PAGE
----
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Thursday, July 23, 2009

Spots on Glassware

I have an under the counter glassware washer and I keep finding spots on the glassware after each cleaning. I am fairly certain that the detergent is responsible. At this point I want to replace the detergent but I don’t know what product would work better. What is the difference between an acidic and alkali detergent? Is a neutralizer necessary? What does having an ionic and anionic detergent do for you?

The three most common causes of spots on glassware are: heavy metal hydroxide/oxide deposits; water spots from hard tap water rinsing; and water spots from improper glassware loading with wash water holding cups such as the upturned bottoms of large graduated cylinders that are not loaded at an angle to allow proper drainage.

If you have any glassware residues of heavy metals that form insoluble hydroxides/oxides at alkaline pH, then you need an acid rinse to remove these. Citrajet is the recommended product. Hopefully your washer has some provisions for dosing a liquid acid rinse during a rinse cycle.

If you have hard tap water that is being used to rinse with, then you need to take precautions to assure that this tap water does not dry on to your glassware and leave mineral deposits. This can be achieved by putting in deionized water rinsing, eliminating the heated drying cycle and manually rinsing in deionized water, skipping the heated evaporating drying cycle and doing some kind of manual water removing drying process (wiping, blowing, or isopropanol dipping off the tap water and not allowing it to evaporate and form spots),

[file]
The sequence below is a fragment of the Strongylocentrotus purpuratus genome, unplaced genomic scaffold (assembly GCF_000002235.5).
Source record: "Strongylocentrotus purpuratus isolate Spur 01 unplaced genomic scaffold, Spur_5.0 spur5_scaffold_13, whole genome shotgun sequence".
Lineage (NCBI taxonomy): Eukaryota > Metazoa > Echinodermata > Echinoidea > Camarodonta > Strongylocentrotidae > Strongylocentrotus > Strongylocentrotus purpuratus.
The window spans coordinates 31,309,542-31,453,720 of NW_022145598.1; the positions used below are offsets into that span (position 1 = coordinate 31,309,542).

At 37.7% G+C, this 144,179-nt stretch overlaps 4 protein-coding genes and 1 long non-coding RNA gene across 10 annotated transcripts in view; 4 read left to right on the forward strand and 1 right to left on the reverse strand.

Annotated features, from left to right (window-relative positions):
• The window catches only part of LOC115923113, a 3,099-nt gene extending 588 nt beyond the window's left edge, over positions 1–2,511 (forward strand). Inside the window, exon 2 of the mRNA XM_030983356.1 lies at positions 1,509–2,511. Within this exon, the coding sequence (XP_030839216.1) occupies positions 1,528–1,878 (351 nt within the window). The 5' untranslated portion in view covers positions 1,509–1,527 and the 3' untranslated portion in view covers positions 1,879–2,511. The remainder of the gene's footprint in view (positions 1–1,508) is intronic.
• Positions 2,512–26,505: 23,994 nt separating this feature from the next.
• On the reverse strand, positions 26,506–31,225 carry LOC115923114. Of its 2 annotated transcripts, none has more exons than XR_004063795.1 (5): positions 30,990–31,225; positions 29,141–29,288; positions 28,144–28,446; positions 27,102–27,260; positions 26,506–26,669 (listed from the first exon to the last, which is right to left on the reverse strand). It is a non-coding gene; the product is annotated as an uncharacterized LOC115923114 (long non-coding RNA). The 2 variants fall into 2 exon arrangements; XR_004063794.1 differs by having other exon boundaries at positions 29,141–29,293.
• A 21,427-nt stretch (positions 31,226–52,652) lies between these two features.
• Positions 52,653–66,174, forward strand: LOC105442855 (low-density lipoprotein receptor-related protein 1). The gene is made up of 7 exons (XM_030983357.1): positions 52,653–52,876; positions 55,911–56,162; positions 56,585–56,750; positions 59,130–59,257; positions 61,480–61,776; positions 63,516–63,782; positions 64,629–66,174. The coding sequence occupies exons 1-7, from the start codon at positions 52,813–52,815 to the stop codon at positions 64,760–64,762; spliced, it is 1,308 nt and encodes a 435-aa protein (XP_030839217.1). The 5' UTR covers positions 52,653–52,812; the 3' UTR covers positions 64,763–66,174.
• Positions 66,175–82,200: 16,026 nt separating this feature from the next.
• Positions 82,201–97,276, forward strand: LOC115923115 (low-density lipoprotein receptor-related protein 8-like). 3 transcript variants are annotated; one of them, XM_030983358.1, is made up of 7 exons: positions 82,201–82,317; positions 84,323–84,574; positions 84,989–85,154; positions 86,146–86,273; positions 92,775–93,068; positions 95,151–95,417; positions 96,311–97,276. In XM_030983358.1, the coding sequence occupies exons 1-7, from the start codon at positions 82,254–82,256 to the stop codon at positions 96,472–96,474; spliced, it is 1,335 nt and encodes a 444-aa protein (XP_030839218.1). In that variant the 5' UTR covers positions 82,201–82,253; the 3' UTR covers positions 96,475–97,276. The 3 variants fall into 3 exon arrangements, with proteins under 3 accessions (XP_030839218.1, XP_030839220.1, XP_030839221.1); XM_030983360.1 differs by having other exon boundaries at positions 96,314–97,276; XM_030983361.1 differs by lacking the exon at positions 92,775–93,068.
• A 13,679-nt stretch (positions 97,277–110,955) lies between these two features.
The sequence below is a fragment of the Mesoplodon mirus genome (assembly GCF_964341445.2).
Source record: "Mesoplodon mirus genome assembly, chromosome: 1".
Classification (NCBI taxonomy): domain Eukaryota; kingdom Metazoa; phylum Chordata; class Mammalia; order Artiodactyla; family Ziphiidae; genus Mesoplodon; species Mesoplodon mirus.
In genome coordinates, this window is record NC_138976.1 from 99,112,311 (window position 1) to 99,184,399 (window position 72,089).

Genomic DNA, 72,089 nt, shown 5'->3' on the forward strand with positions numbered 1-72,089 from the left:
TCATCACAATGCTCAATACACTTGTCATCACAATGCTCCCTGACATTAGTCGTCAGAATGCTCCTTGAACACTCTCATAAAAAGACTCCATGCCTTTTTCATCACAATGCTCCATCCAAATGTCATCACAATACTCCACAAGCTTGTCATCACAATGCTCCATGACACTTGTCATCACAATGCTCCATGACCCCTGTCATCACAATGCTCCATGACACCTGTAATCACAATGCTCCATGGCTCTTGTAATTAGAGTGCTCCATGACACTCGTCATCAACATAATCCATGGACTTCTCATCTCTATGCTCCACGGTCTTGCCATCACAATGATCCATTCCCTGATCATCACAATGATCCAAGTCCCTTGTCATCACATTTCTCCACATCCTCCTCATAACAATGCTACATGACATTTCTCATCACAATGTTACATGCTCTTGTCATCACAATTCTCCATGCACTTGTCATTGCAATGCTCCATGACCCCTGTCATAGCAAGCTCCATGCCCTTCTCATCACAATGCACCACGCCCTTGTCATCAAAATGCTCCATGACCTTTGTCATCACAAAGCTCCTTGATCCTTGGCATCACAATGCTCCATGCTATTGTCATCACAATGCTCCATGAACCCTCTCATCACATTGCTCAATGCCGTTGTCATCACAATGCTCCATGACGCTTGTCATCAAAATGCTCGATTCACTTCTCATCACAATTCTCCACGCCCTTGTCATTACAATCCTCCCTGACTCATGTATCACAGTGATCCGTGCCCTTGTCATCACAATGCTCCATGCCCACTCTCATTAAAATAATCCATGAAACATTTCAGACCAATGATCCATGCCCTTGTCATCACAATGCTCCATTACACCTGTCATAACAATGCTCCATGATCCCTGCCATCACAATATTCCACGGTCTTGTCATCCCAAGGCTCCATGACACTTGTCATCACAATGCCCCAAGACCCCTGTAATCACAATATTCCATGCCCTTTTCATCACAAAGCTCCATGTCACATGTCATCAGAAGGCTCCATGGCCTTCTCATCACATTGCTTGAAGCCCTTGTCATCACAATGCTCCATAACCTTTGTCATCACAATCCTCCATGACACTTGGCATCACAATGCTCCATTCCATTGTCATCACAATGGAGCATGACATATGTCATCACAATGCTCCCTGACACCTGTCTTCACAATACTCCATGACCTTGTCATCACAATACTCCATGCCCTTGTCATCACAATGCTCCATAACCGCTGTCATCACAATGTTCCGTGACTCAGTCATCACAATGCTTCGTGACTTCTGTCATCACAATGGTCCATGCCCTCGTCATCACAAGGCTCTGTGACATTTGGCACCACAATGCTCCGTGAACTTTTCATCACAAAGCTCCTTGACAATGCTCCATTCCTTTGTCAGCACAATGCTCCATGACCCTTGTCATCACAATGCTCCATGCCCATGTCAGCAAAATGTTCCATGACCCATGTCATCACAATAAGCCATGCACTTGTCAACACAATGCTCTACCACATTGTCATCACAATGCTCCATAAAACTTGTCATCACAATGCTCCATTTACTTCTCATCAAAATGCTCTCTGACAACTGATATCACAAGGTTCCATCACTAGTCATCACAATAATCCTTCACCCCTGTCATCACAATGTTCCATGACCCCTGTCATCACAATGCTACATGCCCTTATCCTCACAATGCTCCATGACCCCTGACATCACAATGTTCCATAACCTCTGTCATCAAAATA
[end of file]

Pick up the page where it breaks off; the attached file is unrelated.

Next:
You can open the machine during a wash cycle and inspect the glassware to see if there is any significant volume of wash water that is trapped due to the way it is loaded in the racks. Change the angle at which you load problem glassware to allow drainage, or wash the problematic glassware by hand to avoid this problem.

If you suspect that the residues are simply dried on detergent due to incomplete rinsing, you could confirm this by doing a quick cursory water rinse of the problem glassware. If the residue comes off quickly and easily in water, then you may well have simple detergent residue. This would indicate something wrong with the rinsing. Check the programming to make sure multiple rinse cycles are running. Open and inspect the washer during rinse cycles to make sure water is actually getting in to rinse with. Consider running any empty cycle with Citrajet acid rinse (just dump a few ounces in to the bottom of the chamber at the start of a wash cycle if there is no way to dose in an acid rinse - this will unclog any clogged up spray jets inside the washer. Note this type of failure is fairly unusual, but I wanted to address it because you indicate that this is what you think is happening.

Neutralizers or acid rinses are required when any metal residue is present that can cause the formation of an insoluble metal hydroxide or oxide. As a generalization, you should use nonionic detergents. You need to use low or non foaming detergents in a washer. The most common low or non foaming detergents are nonionic.

Alconox, Inc manufactures several brands of detergents for under the counter machine washers, our customer recommendations for "">Laboratory.

Alconox cleaners are available globally with consistent formulations and are GMP compliant. Downloadable certificates of analysis, technical bulletins, MSDS, trace analysis, and inhibitory residue testing are available from the Alconox website at

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